Wyatt celebrated his 7th birthday with a superhero themed party. His party guests designed their own capes and were fitted for masks. All in preparation for the backyard gauntlet of doom.
First, they had to cross a balance beam over a pit of lava… or was it sharks? Who knows! The imagination runs wild.
Second, they tossed a basketball and hit Spider-Man in the face. Because, why not? Also, did I mention this was a Spider-Man themed party?
Third, a quick duck and roll under a camouflage netting. Netting is cool. Rolling, better.
Fourth, the boys fired Nerf Guns at a shooting gallery setup at Wyatt’s clubhouse. Pew, pew, pew!
Fifth, up and down the awesome slide Wyatt’s Grandpa made him.
Sixth, this is where things got sticky. I wove a spider web around the swing set with duct tape. The boys had to navigate their way through the harrowing trap.
Seventh, silly string. We loaded the boys up with silly string and had a shootout with Spider-Man villains we tacked up on the wall. Total fun and games until one of the heroes revealed himself to be a villain by spraying one of the other party goers. Good times.
With the obstacle course complete, Wyatt and his friends chased me around the backyard with Nerf Guns. Dad always makes a good bad guy. Muhahaha!
Tabitha made an amazing cake that was soon defeated by forks. The frosting so good, you wanted to scrape it ALL off your plate. Mmmm. Trick candles were vanquished with a lot of blowing and spit.
Sugared up, we opened presents. Parents came soon after.
Total whirlwind of a Saturday. Nothing like being a dad.
I can’t tell if C.T. Casberg’s piece titled “‘SUPERHOT’ is a Game About Porn” is brilliant or a massive stretch. At what point, in criticism, do we move beyond the objective to the subjective and project our own meaning/worldview on the art?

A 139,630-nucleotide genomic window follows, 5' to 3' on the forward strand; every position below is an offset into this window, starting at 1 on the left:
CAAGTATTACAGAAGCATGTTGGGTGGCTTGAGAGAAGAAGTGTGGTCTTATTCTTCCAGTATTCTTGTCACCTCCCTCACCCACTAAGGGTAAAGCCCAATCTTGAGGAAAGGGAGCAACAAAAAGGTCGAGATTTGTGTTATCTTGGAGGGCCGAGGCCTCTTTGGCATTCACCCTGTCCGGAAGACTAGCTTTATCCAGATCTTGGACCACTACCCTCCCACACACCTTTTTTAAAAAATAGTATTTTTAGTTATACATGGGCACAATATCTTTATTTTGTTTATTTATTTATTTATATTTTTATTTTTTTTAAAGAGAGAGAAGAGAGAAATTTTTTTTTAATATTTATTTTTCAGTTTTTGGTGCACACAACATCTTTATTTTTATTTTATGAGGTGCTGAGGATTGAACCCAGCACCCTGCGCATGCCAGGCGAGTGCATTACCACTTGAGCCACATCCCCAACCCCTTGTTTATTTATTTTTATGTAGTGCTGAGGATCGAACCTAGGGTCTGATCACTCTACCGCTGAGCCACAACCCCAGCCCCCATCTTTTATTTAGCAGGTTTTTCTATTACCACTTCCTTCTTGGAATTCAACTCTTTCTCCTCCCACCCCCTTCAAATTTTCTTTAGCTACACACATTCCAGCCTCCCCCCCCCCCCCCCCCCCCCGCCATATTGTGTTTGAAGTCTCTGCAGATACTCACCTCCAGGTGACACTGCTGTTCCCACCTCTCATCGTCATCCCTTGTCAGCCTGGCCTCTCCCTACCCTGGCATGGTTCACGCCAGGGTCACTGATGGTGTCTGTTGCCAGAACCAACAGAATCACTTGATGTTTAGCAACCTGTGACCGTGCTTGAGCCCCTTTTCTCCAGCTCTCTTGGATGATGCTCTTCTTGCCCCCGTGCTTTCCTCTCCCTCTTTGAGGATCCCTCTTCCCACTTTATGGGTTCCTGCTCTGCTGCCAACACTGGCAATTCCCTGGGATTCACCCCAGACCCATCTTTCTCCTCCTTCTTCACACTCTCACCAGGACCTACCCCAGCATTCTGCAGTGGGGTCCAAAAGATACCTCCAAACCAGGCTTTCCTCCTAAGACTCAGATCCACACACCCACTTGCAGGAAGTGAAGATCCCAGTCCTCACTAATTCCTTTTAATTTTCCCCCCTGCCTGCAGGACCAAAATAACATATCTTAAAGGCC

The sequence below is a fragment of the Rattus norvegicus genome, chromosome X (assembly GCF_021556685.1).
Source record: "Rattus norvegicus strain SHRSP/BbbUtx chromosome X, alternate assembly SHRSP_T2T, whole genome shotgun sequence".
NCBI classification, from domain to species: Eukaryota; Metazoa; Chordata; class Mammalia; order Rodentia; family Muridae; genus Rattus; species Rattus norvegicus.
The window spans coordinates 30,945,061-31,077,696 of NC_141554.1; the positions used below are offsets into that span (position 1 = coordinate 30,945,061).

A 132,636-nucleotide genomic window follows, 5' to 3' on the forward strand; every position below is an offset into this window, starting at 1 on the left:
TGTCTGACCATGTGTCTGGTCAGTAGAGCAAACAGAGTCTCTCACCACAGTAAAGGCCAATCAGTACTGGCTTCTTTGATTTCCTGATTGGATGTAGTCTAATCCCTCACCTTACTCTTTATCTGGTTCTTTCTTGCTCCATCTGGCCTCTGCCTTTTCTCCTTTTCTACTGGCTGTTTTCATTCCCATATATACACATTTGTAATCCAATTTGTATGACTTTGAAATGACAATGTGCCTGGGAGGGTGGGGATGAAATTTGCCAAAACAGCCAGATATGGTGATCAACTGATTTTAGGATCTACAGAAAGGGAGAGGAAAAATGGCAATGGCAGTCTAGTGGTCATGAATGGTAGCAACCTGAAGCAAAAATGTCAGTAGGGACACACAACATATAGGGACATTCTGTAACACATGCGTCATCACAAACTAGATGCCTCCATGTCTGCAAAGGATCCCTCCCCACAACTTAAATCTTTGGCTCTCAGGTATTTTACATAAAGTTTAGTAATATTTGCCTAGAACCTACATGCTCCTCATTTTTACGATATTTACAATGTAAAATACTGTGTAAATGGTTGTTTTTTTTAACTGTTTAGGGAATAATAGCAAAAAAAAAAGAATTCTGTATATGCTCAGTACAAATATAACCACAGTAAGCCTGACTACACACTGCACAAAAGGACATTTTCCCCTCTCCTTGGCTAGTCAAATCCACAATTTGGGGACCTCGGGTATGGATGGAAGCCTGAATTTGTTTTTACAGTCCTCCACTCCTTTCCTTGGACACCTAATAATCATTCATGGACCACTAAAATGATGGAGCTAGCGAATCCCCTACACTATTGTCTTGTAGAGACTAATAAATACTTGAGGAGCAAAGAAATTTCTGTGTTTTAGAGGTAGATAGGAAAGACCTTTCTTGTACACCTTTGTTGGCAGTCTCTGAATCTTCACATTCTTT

I disagree with SUPERHOT‘s logic that video games equal pornography. The article feels written to be controversial. Dragging the thirteenth apostle, C.S. Lewis, into the mix. Definitely a misfire.
It also informs the player what is the inevitable result of an addiction to pleasure: the destruction of the self and enslavement to those who provide that pleasure.
I don’t want to hobble my personal and professional life with an overabundance of gaming. I hope that I always keep up the good fight of balancing that properly and not letting a hobby become a thing that becomes a master. I also desire to play games with purpose and not out of obligation and routine.
The idea of weaving exposition into the narrative, and then weaving the narrative into the gameplay itself, is a kind of holy grail for developers—and it’s one I believe The Witness achieves, even as it manages the additional impressive feat of creating a compelling conversation between science and religion.
The Big Dreams, Big Prayers Bible for Kids is a hardbound children’s Bible for ages 9-12. Features include:
Reading plans that both introduce and offer a guided tour of the Bible.
Highlighted verses to memorize, engage, and pray over.
Devotions perfect for personal or even family discussion.
Prayer journaling pages to help begin the practice of recording prayers and answers to prayer.
Glossy inserts explain how to use the Bible, how to pray, and how to be a Christian.
Easy to use Topical Index.
I enjoyed the overall focus and theme of Big Dreams, Big Prayers Bible for Kids. The hardbound cover provides durability; the size makes it easy for kids to hold. The print is clean and simple to read. Color choice is mature yet eye-catching. I will add that this Bible does not include maps to provide location context.
My family and I enjoyed the devotions. They are quick and thought-provoking. Perfect for after dinner discussions at the end of the day. But also applicable for personal use or small group teaching.
My wife and I both agree that this would be a perfect future Bible for our son. We’d definitely recommend Big Dreams, Big Prayers Bible for Kids.
I was given a copy of this book by BookLook Bloggers. All opinions are my own. I was not required to write a positive review.